- Committed against a possible or actual crime witness
- Committed against the reporter of a crime or an informant
- Committed against a security officer in the line of duty
If you are convicted of a first-degree felony for assault, you face up to life in prison but no less than 5 years in prison; also a possible fine not to exceed $10,000. This incredibly harsh punishment range should convince you why it is so important to retain a criminal defense attorney to fight for you as soon as possible.
Sexual Assault Charges In Texas
Sexual assault is what the judicial system in Texas uses to refer to what most of the rest of the world knows as rape. The crime that is called rape in other states is called sexual assault in Texas. Therefore, if you are arrested for sexual assault in Texas, you still might hear law enforcement call the charge ‘rape.’ However, sexual assault is the correct legal term.
Sexual assault is a second-degree felony. If you are convicted of this assault charge, you face between two and 20 years in prison. You also can get a fine of $10,000. Note that if you are convicted for sexual assault in Texas, you often must register as a sex offender after you get out of prison for either 10 years or most often, life.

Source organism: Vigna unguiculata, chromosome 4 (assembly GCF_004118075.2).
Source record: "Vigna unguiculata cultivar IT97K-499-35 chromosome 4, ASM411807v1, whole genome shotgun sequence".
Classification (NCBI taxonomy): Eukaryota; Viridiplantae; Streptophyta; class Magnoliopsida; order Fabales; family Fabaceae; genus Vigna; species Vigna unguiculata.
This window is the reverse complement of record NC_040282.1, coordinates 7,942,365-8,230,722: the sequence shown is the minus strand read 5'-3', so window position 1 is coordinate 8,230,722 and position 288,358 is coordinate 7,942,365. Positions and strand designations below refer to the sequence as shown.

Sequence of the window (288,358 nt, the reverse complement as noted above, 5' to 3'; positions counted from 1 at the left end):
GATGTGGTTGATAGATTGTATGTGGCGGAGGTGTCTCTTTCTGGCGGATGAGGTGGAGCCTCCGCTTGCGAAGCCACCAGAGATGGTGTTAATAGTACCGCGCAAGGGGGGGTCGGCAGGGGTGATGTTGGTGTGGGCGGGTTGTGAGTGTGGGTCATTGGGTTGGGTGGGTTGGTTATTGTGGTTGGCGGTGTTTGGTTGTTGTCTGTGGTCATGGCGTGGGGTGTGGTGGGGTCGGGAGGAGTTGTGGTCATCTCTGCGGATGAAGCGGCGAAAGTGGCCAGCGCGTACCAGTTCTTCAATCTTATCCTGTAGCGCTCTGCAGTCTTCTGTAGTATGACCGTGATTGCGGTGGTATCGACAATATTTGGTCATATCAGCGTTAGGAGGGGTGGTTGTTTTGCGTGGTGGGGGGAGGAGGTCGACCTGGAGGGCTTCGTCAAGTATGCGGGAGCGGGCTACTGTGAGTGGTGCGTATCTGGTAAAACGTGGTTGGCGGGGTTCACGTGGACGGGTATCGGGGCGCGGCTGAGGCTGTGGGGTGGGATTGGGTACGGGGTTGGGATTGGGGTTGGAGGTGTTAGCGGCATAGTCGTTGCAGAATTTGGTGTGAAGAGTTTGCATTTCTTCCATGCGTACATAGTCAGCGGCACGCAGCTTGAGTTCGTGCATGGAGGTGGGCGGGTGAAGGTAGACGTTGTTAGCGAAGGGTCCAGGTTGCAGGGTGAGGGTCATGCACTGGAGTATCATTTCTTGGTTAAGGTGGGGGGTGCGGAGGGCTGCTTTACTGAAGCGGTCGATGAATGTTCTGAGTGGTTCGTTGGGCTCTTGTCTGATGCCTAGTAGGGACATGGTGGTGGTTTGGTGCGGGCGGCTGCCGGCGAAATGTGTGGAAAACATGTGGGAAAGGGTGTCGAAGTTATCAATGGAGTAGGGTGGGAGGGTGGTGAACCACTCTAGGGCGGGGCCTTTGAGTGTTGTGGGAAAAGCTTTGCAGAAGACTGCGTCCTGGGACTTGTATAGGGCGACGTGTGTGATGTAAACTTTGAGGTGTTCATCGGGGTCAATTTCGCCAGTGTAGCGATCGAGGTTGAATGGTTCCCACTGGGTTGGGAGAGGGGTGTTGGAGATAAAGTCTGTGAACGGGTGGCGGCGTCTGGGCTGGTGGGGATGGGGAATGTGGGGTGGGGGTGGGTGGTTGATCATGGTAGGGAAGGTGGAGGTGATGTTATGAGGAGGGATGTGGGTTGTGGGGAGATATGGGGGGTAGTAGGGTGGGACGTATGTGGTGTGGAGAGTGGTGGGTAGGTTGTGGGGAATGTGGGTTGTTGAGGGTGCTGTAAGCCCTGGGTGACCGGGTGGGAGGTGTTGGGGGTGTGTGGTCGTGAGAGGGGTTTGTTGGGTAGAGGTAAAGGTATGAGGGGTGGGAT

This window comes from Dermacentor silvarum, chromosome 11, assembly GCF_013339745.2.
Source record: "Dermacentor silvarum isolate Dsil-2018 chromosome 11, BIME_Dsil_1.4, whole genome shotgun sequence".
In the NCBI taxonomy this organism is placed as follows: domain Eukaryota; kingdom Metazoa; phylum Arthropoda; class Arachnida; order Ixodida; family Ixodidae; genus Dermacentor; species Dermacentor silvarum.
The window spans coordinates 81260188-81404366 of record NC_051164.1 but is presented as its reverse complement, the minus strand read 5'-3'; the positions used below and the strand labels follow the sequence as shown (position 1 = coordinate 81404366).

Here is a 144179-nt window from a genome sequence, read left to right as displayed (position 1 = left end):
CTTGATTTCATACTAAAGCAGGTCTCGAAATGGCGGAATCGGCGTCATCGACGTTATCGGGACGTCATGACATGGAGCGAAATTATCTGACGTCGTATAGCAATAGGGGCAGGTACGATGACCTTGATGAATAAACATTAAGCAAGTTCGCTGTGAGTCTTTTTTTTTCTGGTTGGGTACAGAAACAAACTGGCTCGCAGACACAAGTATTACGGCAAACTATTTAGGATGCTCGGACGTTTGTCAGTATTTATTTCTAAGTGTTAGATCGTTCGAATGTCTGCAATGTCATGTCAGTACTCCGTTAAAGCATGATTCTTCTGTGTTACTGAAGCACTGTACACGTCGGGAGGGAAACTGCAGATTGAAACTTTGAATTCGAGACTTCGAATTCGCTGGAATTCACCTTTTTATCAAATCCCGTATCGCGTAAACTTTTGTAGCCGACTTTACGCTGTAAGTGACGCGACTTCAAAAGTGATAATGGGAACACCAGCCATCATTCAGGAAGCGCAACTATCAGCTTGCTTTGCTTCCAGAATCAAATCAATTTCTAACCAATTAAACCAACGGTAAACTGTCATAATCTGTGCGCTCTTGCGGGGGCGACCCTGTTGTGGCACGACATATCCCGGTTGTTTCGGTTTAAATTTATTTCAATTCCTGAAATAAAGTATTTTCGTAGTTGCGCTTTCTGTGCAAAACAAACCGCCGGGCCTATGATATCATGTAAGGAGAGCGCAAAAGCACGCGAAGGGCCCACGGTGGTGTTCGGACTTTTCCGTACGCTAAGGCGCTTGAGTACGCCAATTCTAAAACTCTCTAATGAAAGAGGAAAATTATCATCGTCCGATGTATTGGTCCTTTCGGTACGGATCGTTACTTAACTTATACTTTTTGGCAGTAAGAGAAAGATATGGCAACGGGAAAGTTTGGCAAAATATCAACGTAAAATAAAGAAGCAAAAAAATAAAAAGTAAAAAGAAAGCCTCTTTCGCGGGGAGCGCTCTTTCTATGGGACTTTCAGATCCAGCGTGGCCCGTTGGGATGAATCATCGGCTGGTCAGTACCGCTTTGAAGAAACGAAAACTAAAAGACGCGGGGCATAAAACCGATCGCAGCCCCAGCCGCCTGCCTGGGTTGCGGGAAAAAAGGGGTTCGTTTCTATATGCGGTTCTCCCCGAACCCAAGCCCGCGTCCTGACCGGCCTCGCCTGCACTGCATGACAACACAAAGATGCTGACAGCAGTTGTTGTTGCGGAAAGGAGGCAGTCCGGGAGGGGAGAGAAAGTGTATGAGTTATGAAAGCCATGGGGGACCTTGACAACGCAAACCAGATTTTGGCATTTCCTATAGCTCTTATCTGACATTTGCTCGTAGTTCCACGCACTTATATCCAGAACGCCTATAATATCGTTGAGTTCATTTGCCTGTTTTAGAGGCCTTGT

Further aggravated sexual assault is a first-degree felony in Texas. If you are convicted, you can receive between five and 99 years in prison and receive a $10,000 fine. You will likely have to register as a sex offender when you’re released from prison.
While sexual assault charges should always be taken seriously, it is not uncommon for people to become wrongly accused of this very serious crime. What people are almost always surprised to learn is this – in a large portion of these charged cases, it simply takes the word of one person saying you did something for you to be charged. That’s all it takes. If you have been charged with this crime, talk to a Galveston criminal defense lawyer today.
Contact Our Criminal Assault & Battery Lawyer In Galveston
If you were charged with assault in Galveston, you need an outstanding criminal defense immediately. The criminal assault lawyers in Galveston can help. Please contact Mark Diaz & Associates today at (409) 515-6170.